It was a huge hole in the ground, and stairs had been made for easy access to the gigantic underground well..

Roots hanging down from the top of it all the way down to the water, and the water was several hundred meters deep, connecting with other cenotes several miles away.. Looks like something from a paradise movie, and absolutely a sight!

It was a little bit crowded, as this was a very popular place to go with the tourbuses..

But people were jumping in the Cenote all the time! Just look at the pictures and you`ll see what I mean..





After the Cenotes, it was off to get some grub, and we drove for 10min before arriving at the buffèt..

Here they had great food, and the locals showed us some of their dances, they balanced bottles and serving trays on their heads while dancing, and showed some real skill balancing this.. Must have had a lot of practice!


Then it was off to the main attraction, the pyramid and ruins of Chichen Itza:

The guide brought us around to all the attractions and told us a lot of how things were done here back in the days of the Maya and the Toltecs.

He told us how the real human offerings were done, not by cutting open the chest to see the beating hearts, but by cutting open the stomachs of the poor victims, then reaching in under the ribs to grab the heart and pull it out, still beating and pumping out blood while they had it in their hands.. Terrible stuff! He also told us about how the pyramids were built using a mix of rubber, clay and water to make the cement water resistant and last until our days..

He showed us how that if you stood directly in front of the stairs to the pyramid and clapped your hands, the echo sounded like an eagle screeching, and as eagles were a big deal for the mayans, they had calculated exactly how to get this effect.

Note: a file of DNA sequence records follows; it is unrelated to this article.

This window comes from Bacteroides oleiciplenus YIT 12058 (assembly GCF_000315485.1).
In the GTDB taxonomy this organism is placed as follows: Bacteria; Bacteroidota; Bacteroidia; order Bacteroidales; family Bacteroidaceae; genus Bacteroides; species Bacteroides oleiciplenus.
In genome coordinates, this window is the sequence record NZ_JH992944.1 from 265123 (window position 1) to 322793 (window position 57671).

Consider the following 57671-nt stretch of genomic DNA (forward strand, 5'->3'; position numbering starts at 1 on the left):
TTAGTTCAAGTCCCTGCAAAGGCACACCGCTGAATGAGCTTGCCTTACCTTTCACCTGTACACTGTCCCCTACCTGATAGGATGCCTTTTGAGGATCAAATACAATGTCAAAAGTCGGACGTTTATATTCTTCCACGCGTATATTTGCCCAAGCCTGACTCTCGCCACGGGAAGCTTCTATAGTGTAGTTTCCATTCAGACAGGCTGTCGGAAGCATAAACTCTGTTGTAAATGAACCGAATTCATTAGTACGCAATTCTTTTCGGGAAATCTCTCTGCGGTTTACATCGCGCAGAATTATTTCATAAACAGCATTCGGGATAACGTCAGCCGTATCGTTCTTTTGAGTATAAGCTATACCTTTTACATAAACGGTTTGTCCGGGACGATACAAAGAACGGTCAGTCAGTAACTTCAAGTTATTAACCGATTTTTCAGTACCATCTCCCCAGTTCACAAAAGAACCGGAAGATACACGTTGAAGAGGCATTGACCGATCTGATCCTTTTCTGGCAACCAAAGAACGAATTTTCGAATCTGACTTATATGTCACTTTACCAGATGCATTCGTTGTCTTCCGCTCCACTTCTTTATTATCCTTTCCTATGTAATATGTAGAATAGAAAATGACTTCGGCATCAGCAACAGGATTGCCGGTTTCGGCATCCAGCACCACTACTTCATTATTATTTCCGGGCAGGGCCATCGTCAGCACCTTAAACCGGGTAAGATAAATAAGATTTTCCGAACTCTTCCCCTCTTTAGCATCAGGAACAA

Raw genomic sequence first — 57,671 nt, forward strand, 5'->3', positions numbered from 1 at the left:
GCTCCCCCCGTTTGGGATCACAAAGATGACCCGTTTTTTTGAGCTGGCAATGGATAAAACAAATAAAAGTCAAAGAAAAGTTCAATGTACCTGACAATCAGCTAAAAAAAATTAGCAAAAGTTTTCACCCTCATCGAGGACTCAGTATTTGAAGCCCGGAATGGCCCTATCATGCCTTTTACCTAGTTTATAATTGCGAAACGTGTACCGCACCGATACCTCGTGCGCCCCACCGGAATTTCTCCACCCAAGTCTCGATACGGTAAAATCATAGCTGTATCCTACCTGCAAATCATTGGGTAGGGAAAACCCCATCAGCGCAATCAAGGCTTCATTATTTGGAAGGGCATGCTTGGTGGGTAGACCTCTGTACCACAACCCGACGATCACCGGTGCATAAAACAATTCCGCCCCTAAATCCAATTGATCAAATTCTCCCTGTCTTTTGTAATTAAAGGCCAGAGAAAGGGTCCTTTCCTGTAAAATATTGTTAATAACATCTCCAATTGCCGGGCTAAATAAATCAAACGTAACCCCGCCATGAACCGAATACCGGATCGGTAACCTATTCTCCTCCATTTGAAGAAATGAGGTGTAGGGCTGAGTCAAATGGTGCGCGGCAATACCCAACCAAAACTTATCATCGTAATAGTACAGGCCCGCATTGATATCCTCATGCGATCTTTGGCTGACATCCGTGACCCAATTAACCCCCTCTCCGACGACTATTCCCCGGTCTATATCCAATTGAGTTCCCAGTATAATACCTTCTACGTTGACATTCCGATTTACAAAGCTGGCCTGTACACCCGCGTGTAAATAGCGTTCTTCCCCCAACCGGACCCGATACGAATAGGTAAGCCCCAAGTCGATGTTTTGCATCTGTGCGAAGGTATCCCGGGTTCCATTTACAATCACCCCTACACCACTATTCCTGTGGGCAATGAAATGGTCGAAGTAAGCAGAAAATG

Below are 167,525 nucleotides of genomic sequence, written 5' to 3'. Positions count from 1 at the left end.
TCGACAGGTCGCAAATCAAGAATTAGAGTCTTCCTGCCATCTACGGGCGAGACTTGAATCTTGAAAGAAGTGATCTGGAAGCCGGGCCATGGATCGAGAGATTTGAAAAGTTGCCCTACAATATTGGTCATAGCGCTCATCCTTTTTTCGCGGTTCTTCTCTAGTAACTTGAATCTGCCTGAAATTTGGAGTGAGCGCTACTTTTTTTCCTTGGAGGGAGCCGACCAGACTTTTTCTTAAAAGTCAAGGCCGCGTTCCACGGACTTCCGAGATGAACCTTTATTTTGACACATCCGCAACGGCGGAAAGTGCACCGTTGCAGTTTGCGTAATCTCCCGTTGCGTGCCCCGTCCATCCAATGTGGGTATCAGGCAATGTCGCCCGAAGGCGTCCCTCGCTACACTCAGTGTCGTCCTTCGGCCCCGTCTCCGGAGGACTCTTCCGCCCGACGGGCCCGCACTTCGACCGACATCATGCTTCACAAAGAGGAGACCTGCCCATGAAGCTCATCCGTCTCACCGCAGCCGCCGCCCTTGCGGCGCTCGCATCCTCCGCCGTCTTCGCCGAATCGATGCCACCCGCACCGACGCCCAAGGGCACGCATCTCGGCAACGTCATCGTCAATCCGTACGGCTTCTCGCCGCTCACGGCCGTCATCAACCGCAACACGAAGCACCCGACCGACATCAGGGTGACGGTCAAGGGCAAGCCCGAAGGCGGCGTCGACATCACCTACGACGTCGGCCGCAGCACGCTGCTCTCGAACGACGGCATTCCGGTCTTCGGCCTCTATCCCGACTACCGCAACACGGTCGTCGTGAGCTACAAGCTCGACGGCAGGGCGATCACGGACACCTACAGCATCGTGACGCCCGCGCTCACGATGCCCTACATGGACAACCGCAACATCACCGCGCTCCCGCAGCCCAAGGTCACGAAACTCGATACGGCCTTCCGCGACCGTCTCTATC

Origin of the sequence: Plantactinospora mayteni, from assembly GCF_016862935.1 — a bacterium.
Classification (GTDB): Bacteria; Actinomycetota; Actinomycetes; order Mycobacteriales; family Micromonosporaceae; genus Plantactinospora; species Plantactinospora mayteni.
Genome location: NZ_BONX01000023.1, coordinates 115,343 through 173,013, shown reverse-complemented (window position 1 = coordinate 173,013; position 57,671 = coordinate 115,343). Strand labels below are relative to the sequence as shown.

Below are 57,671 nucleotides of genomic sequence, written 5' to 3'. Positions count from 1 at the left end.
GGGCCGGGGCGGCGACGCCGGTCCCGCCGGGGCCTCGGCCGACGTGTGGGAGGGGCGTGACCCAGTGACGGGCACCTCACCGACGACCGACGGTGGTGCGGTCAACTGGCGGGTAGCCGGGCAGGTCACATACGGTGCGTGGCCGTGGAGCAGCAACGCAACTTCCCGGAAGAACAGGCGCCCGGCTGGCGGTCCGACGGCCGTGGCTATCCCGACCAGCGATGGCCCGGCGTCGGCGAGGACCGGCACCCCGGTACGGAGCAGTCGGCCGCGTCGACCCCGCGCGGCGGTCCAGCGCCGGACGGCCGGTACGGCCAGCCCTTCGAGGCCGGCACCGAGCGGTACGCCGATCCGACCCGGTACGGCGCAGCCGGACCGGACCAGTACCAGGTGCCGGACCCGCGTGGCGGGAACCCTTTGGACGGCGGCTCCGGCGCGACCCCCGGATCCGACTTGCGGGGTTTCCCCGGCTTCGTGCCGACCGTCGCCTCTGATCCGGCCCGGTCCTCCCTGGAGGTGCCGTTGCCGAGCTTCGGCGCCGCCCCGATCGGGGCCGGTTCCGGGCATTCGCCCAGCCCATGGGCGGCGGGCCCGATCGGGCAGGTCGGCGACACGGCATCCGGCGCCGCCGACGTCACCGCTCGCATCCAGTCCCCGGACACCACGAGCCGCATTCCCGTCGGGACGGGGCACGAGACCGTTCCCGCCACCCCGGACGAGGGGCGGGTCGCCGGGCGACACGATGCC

The same with the ball park.. Here there were 7 players on each team, dressed in heavy armour, beautiful feathers, and trying to get a heavy compact rubber ball through the «hoops» which was an almost impossible achievement, as throwing the ball directly through the hoop was not possible.. It was not allowed touching the ball with your hands, they had wooden sticks.

They had to use geometry to find the perfect spot for the ball to bounce off the wall, then through the hoop. If you stand in front of the hoops, and clap, the clap will echo 7 times back an forth, symbolizing the 7 players on each team.

In the game, one goal and the game was over. The captain of the winning team was honoured by decapitation, this giving him direct access to the heavens and the gods. This was a great honour for the Mayan people.

Death was not seen as a punishment or a bad thing, it was a way to the next life and to glory.

Human sacrifice was done daily to send «messengers» to the gods asking for rain or sun.



The priests were astrologers, and using the stars calculated exactly when the sun would get blocked by other planets, down to the minute/second. The huge pyramid is actually a mayan calendar, and is incredibly complex.